Chip investors' faith in a 2002 economic recovery has fueled a dramatic rally in shares of the companies that make semiconductor equipment. Now one analyst is urging a reality check.
Even given the market's strong performance since it bottomed, the rise in chip-gear stocks has been startling. Since Sept. 21, the S&P Semiconductor Equipment Index is up 51.3%, compared with a 17.5% gain in the
Some of the wind came out Tuesday when Timothy Arcuri, an analyst at Deutsche Banc Alex. Brown, released 2003 earnings estimates for the group that are on average 25% below the existing consensus. Arcuri cited what he said were unrealistic expectations for a rebound in capital spending.
"My main reason is that 2002 consensus numbers imply too strong of a recovery and a little bit too soon," Arcuri said. "It's really a slope of the recovery and the speed of the recovery issue."
Not All Bad
While cautious on the group, Arcuri said he continues to favor back-end chip-equipment firms such as
( LTXX) and
because of superior growth opportunities and cheaper valuations. Arcuri raised his price target on Teradyne to $37 from $32, citing "favorable trade winds" and exposure to clients such as
. (His firm has done underwriting for LTX.)
Chip-equipment stocks were lately lower.
was off 1.6% to $42.50, while
fell 1.9% to $40.82.
( CMOS) fell 1.7% to $20.20, and
lost 0.6% to $24.55.
Electro Scientific Industries
were also falling.
But climbing on Arcuri's affirmation, LTX inched up 0.3% to $23.15, while Teradyne rose 0.8% to $30.85.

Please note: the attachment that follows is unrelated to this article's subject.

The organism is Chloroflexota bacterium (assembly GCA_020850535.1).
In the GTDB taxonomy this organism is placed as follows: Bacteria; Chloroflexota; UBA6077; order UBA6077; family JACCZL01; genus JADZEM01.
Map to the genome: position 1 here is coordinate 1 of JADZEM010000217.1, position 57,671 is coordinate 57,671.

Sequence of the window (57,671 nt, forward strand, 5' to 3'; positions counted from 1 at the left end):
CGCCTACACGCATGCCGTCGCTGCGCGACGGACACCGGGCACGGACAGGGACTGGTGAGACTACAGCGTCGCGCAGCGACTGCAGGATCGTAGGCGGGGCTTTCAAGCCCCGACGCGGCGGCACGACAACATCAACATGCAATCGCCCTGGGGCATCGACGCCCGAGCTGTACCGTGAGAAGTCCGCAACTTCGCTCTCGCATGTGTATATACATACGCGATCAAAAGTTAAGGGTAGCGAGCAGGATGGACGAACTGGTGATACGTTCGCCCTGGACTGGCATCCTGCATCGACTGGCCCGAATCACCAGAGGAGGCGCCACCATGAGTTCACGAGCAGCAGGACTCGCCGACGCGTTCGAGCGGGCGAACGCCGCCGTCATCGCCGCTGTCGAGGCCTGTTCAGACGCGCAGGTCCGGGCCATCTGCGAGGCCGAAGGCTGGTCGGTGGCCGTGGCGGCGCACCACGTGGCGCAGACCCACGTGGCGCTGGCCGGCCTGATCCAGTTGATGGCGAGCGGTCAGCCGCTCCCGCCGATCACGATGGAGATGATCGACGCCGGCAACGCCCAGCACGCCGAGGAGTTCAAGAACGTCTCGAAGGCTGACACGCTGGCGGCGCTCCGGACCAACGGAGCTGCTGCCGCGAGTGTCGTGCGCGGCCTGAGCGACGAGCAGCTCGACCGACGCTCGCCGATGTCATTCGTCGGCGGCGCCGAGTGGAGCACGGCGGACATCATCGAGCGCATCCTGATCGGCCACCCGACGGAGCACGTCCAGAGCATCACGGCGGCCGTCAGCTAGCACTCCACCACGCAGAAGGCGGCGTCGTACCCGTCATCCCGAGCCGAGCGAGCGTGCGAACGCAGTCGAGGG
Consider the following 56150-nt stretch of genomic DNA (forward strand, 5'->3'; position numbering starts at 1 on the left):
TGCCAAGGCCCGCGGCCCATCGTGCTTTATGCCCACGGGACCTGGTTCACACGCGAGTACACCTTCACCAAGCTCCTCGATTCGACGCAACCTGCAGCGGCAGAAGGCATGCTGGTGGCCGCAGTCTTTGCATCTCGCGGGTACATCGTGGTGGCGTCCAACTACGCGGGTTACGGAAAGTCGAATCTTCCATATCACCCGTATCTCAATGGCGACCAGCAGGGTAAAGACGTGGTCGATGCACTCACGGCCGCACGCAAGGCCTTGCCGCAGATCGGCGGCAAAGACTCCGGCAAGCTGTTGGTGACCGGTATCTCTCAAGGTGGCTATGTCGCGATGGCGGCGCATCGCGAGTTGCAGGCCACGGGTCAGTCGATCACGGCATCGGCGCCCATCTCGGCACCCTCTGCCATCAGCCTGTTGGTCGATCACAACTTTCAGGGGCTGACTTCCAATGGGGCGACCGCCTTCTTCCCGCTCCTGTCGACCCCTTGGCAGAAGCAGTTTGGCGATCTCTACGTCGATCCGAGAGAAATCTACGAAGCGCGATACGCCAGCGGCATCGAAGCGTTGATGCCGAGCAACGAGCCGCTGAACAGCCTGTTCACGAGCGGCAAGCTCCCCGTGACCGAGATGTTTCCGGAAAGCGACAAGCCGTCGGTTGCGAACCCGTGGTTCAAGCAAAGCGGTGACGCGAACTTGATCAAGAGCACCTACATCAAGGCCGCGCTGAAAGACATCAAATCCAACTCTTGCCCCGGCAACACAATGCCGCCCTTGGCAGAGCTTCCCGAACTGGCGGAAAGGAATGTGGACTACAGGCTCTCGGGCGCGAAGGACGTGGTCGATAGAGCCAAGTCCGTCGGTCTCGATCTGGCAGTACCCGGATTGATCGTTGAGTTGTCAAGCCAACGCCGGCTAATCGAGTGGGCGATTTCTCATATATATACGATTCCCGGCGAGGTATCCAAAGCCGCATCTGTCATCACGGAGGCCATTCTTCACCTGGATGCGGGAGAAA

Chip-equipment stocks are a seminal growth play. The stocks tend to be the forerunners of recovery because manufacturers order capital equipment in anticipation of demand. Stocks in the group have soared over the past three months: Lam Research has gained 48.4% since Sept. 21, while Credence has soared almost 79%. Applied Materials has risen 48%.
On Dec. 11, Solomon Smith Barney analyst Glen Yeung raised his price target for KLA-Tencor to $58 from $47, Teradyne to $35 from $25, and Electro Scientific to $35 from $30.
"Given the recent rally in the group, we expect stocks to pull back on a trading basis as fourth-quarter results are apt to show the same weakness already experienced this cycle; we remain positive, however, on the six-month-and-beyond outlook," Yeung wrote in a report.
Three days later, on Dec. 14, analyst David Duley of Wells Fargo Van Kasper initiated coverage on LTX with a buy rating and 12-month price target of $32, arguing that the company can achieve "above-average revenue growth and market-share gains in the next up-cycle for the industry."
Whence the Next Cycle?
According to Arcuri, a watershed event for the new cycle would be for capacity utilization levels to reach 80%. His analysis shows that current capacity utilization levels are at 60%, a low not seen since 1991.
"The issue is how long it'll take for us to go from 60% to 80%, and that's where I differ from the consensus," Arcuri said. "You're going to see modest increases until the end of next year, but current consensus numbers don't imply that."
In light of this utilization deficit, stock valuations are presently too high. Most names, save for Applied Materials and LTX, are trading above their 2000 "bubble" peak multiples, Arcuri said.
"I think those two issues come together and produce an unpalatable witch's brew," he added.